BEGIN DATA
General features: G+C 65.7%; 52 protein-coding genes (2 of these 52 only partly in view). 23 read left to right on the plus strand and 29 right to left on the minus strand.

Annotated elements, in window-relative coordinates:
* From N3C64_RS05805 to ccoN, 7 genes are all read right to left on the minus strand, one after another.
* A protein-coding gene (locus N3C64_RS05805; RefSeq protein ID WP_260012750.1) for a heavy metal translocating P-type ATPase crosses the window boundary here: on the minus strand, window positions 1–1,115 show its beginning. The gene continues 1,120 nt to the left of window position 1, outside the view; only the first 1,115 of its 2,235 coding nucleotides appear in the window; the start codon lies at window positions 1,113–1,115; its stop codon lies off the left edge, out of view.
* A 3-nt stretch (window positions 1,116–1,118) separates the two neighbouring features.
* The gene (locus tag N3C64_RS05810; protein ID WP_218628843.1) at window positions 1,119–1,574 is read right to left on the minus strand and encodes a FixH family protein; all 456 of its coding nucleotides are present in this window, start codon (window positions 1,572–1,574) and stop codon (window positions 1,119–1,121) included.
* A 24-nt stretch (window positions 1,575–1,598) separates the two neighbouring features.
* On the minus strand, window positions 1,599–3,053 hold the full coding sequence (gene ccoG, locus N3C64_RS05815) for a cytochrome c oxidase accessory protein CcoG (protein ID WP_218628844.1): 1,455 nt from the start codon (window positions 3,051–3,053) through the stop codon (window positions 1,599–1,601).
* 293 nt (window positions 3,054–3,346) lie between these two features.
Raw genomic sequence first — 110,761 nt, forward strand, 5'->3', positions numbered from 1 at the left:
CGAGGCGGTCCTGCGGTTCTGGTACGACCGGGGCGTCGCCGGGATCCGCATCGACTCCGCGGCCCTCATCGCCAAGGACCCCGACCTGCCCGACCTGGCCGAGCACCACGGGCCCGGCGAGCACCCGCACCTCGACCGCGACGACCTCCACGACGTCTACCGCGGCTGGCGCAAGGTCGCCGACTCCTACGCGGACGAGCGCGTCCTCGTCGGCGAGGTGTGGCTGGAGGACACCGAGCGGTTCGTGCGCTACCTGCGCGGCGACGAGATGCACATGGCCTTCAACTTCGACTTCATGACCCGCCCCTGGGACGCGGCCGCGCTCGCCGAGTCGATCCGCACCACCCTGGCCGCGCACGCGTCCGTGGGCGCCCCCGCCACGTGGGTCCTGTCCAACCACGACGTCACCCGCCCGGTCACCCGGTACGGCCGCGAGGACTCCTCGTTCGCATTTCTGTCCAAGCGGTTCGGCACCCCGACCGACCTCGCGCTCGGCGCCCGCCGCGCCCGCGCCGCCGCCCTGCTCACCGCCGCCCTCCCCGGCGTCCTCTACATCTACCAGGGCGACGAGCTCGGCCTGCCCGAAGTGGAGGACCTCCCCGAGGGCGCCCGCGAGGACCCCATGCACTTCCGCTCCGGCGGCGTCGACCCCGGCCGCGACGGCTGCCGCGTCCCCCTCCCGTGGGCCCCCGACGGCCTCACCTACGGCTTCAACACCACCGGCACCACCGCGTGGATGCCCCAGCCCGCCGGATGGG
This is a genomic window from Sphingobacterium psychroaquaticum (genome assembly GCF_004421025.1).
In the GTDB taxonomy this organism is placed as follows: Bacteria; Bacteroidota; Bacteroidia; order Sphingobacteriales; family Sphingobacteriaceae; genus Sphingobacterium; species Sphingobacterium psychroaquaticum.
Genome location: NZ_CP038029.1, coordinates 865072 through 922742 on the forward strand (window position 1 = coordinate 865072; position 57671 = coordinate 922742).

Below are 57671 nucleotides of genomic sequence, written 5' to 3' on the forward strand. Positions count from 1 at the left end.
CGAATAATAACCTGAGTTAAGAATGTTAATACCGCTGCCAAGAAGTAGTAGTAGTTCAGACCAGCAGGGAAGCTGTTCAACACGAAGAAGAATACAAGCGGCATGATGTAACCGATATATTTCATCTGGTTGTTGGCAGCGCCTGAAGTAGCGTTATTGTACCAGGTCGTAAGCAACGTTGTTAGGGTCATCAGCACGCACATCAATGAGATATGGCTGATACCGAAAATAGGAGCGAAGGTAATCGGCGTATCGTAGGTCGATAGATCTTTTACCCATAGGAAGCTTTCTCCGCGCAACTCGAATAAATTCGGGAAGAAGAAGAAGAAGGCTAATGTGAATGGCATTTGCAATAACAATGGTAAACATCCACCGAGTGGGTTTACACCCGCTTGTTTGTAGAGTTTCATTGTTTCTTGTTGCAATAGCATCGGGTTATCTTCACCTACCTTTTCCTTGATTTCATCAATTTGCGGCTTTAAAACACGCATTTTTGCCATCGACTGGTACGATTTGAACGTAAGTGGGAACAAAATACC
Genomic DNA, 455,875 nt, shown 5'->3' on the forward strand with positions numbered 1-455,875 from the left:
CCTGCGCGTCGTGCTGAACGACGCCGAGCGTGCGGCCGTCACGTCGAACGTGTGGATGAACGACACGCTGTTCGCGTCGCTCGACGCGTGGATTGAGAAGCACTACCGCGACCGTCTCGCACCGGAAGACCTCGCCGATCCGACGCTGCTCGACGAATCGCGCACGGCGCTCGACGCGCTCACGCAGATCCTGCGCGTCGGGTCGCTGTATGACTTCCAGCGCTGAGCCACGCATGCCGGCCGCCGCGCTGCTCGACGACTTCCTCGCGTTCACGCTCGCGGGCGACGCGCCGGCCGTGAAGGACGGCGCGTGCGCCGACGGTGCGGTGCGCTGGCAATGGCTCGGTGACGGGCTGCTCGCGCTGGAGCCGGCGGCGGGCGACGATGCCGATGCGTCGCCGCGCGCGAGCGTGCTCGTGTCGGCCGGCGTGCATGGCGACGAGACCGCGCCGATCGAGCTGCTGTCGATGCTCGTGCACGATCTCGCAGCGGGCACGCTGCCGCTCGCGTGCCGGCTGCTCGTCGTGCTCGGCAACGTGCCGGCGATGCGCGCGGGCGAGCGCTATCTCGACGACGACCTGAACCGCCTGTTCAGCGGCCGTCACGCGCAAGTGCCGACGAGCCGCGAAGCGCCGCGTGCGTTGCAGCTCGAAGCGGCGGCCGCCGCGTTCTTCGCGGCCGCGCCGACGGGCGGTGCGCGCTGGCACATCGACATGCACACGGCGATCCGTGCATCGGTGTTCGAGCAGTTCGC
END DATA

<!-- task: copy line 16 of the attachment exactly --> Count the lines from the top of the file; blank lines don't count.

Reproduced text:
CGAATAATAACCTGAGTTAAGAATGTTAATACCGCTGCCAAGAAGTAGTAGTAGTTCAGACCAGCAGGGAAGCTGTTCAACACGAAGAAGAATACAAGCGGCATGATGTAACCGATATATTTCATCTGGTTGTTGGCAGCGCCTGAAGTAGCGTTATTGTACCAGGTCGTAAGCAACGTTGTTAGGGTCATCAGCACGCACATCAATGAGATATGGCTGATACCGAAAATAGGAGCGAAGGTAATCGGCGTATCGTAGGTCGATAGATCTTTTACCCATAGGAAGCTTTCTCCGCGCAACTCGAATAAATTCGGGAAGAAGAAGAAGAAGGCTAATGTGAATGGCATTTGCAATAACAATGGTAAACATCCACCGAGTGGGTTTACACCCGCTTGTTTGTAGAGTTTCATTGTTTCTTGTTGCAATAGCATCGGGTTATCTTCACCTACCTTTTCCTTGATTTCATCAATTTGCGGCTTTAAAACACGCATTTTTGCCATCGACTGGTACGATTTGAACGTAAGTGGGAACAAAATACC